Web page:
For millennia, the passing seasons and their rhythms have marked our progress through the year. But what do they mean to us now that we lead increasingly atomised and urban lives and our weather becomes ever more unpredictable or extreme? Will it matter if we no longer hear, even notice, the first cuckoo call of spring or rejoice in the mellow fruits of harvest festival? How much will we lose if we can no longer find either refuge or reassurance in the greater natural – and meteorological – scheme of things?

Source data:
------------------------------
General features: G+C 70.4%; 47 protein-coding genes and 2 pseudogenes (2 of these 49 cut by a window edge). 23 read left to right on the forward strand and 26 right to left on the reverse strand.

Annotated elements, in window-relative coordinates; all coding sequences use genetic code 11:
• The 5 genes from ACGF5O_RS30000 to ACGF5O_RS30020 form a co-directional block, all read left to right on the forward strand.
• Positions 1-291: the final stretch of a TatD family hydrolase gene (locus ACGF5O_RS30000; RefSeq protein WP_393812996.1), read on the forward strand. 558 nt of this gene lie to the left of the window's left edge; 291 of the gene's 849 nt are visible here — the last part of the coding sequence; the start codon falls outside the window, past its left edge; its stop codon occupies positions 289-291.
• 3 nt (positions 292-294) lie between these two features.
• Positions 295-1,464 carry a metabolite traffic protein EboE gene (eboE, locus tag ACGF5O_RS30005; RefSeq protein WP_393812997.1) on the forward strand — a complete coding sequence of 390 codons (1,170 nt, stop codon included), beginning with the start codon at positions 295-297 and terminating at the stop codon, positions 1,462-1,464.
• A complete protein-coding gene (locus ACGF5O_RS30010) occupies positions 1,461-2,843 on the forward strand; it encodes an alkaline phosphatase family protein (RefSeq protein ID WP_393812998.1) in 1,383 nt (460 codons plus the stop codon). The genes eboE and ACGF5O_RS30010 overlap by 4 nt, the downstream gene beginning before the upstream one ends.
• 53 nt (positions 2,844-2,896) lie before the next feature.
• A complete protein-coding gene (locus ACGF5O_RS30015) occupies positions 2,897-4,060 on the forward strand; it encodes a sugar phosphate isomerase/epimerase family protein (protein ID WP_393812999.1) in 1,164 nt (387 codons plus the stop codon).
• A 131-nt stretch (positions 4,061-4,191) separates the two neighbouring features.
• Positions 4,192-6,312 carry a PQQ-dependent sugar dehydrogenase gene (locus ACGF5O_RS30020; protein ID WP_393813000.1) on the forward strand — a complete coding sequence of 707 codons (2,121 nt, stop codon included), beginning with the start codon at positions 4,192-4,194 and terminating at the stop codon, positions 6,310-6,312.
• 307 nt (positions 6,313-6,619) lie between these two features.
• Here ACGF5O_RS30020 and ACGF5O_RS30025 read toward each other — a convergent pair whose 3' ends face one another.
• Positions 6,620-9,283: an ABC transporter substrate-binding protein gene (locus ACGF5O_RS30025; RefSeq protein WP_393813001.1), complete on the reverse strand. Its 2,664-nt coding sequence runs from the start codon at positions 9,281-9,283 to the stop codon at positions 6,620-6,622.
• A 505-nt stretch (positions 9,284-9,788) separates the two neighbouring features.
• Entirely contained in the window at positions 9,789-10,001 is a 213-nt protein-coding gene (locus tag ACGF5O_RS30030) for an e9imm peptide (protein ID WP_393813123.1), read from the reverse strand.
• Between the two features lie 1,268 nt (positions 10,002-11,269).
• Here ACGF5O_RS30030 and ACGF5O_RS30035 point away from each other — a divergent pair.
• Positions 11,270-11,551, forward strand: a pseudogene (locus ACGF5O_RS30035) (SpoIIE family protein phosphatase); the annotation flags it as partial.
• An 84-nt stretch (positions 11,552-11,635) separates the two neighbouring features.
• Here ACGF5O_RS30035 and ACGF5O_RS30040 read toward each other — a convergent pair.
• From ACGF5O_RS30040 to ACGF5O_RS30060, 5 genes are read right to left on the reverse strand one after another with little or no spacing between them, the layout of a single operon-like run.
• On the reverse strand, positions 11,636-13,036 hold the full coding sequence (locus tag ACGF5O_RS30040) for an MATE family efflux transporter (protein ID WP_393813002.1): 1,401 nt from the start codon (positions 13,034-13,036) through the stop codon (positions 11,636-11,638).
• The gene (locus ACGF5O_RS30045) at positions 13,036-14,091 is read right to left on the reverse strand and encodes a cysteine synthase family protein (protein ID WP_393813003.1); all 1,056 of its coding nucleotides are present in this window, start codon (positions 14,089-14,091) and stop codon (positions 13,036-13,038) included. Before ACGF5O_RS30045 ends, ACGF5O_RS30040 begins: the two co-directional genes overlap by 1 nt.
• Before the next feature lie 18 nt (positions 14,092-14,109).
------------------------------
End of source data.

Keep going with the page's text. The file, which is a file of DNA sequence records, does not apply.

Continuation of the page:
Nick Groom's splendidly rich and encyclopaedic book is an unabashed celebration of the English seasons and the trove of strange folklore and often stranger fact they have accumulated over the centuries. Each season and its particular history are given their full due, and these chapters are interwoven with others on the calendar and how the year and months have come to be measured, on important dates and festivals such as Easter, May Day and, of course, Christmas, on that defining first cuckoo call, on national attitudes to weather, our seasonal relationship with the land and horticulture and much more. The author expresses the hope that his book will not prove an elegy: only time will tell.
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